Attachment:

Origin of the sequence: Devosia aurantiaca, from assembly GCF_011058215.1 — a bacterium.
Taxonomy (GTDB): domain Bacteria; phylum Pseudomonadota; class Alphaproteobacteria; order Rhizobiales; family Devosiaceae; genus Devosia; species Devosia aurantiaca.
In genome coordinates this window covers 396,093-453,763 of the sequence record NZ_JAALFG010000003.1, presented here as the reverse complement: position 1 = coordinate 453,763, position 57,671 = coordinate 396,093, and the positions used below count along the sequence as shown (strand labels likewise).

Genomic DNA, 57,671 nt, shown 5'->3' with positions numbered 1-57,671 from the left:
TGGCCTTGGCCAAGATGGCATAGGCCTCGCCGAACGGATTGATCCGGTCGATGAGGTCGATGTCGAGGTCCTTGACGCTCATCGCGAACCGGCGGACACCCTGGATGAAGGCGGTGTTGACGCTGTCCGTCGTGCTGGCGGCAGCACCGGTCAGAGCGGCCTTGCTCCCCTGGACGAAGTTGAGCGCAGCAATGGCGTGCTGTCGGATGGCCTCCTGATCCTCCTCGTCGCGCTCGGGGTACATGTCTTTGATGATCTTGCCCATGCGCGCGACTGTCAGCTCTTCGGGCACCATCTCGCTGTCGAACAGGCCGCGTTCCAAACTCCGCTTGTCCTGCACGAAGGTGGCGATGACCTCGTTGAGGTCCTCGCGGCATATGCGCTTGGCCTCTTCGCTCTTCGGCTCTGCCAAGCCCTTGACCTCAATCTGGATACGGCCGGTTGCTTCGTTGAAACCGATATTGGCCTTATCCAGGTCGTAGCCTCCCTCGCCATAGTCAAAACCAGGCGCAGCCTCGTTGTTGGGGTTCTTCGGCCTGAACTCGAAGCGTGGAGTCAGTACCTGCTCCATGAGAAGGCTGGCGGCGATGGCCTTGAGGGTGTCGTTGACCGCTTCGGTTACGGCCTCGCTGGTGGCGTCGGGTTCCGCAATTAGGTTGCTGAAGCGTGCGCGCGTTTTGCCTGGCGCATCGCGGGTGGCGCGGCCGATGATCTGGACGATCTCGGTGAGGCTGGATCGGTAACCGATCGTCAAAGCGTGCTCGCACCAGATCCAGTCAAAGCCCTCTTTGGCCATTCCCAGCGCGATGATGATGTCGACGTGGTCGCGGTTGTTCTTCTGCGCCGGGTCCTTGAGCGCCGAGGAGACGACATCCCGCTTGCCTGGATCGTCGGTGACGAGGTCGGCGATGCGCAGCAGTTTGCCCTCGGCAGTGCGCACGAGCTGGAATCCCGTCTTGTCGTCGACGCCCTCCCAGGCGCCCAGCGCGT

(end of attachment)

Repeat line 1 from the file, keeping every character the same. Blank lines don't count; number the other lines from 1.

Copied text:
Origin of the sequence: Devosia aurantiaca, from assembly GCF_011058215.1 — a bacterium.